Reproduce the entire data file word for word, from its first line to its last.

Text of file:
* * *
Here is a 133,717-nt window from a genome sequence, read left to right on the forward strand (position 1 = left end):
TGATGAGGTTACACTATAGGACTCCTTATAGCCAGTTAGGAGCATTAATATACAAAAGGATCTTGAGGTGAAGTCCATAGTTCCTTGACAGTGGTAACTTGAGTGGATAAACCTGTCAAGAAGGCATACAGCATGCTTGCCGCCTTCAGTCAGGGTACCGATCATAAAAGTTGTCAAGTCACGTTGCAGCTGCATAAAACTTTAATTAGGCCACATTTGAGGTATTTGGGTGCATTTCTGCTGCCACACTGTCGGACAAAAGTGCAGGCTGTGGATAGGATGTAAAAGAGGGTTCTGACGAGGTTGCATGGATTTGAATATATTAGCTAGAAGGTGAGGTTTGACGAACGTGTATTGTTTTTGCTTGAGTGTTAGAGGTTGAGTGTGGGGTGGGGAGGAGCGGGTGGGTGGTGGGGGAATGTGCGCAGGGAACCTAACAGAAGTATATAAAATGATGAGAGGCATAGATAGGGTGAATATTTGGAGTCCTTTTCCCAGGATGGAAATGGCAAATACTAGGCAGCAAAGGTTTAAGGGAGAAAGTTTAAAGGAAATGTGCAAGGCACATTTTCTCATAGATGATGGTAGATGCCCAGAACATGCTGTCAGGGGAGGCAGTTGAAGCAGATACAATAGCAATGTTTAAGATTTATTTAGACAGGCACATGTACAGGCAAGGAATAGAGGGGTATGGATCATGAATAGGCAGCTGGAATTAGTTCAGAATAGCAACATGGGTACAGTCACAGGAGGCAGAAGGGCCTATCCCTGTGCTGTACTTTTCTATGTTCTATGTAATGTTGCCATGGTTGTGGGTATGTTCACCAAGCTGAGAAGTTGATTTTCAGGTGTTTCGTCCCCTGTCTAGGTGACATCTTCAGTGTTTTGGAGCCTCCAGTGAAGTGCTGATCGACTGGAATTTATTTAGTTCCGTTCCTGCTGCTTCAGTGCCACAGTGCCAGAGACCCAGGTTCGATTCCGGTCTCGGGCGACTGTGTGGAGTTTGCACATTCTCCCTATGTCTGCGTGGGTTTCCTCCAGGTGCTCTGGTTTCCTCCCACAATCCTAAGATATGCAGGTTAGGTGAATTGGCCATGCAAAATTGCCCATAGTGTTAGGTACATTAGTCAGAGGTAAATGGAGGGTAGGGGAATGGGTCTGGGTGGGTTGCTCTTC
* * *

Here is a 133,717-nt window from a genome sequence, read left to right on the forward strand (position 1 = left end):
TGATGAGGTTACACTATAGGACTCCTTATAGCCAGTTAGGAGCATTAATATACAAAAGGATCTTGAGGTGAAGTCCATAGTTCCTTGACAGTGGTAACTTGAGTGGATAAACCTGTCAAGAAGGCATACAGCATGCTTGCCGCCTTCAGTCAGGGTACCGATCATAAAAGTTGTCAAGTCACGTTGCAGCTGCATAAAACTTTAATTAGGCCACATTTGAGGTATTTGGGTGCATTTCTGCTGCCACACTGTCGGACAAAAGTGCAGGCTGTGGATAGGATGTAAAAGAGGGTTCTGACGAGGTTGCATGGATTTGAATATATTAGCTAGAAGGTGAGGTTTGACGAACGTGTATTGTTTTTGCTTGAGTGTTAGAGGTTGAGTGTGGGGTGGGGAGGAGCGGGTGGGTGGTGGGGGAATGTGCGCAGGGAACCTAACAGAAGTATATAAAATGATGAGAGGCATAGATAGGGTGAATATTTGGAGTCCTTTTCCCAGGATGGAAATGGCAAATACTAGGCAGCAAAGGTTTAAGGGAGAAAGTTTAAAGGAAATGTGCAAGGCACATTTTCTCATAGATGATGGTAGATGCCCAGAACATGCTGTCAGGGGAGGCAGTTGAAGCAGATACAATAGCAATGTTTAAGATTTATTTAGACAGGCACATGTACAGGCAAGGAATAGAGGGGTATGGATCATGAATAGGCAGCTGGAATTAGTTCAGAATAGCAACATGGGTACAGTCACAGGAGGCAGAAGGGCCTATCCCTGTGCTGTACTTTTCTATGTTCTATGTAATGTTGCCATGGTTGTGGGTATGTTCACCAAGCTGAGAAGTTGATTTTCAGGTGTTTCGTCCCCTGTCTAGGTGACATCTTCAGTGTTTTGGAGCCTCCAGTGAAGTGCTGATCGACTGGAATTTATTTAGTTCCGTTCCTGCTGCTTCAGTGCCACAGTGCCAGAGACCCAGGTTCGATTCCGGTCTCGGGCGACTGTGTGGAGTTTGCACATTCTCCCTATGTCTGCGTGGGTTTCCTCCAGGTGCTCTGGTTTCCTCCCACAATCCTAAGATATGCAGGTTAGGTGAATTGGCCATGCAAAATTGCCCATAGTGTTAGGTACATTAGTCAGAGGTAAATGGAGGGTAGGGGAATGGGTCTGGGTGGGTTGCTCTTC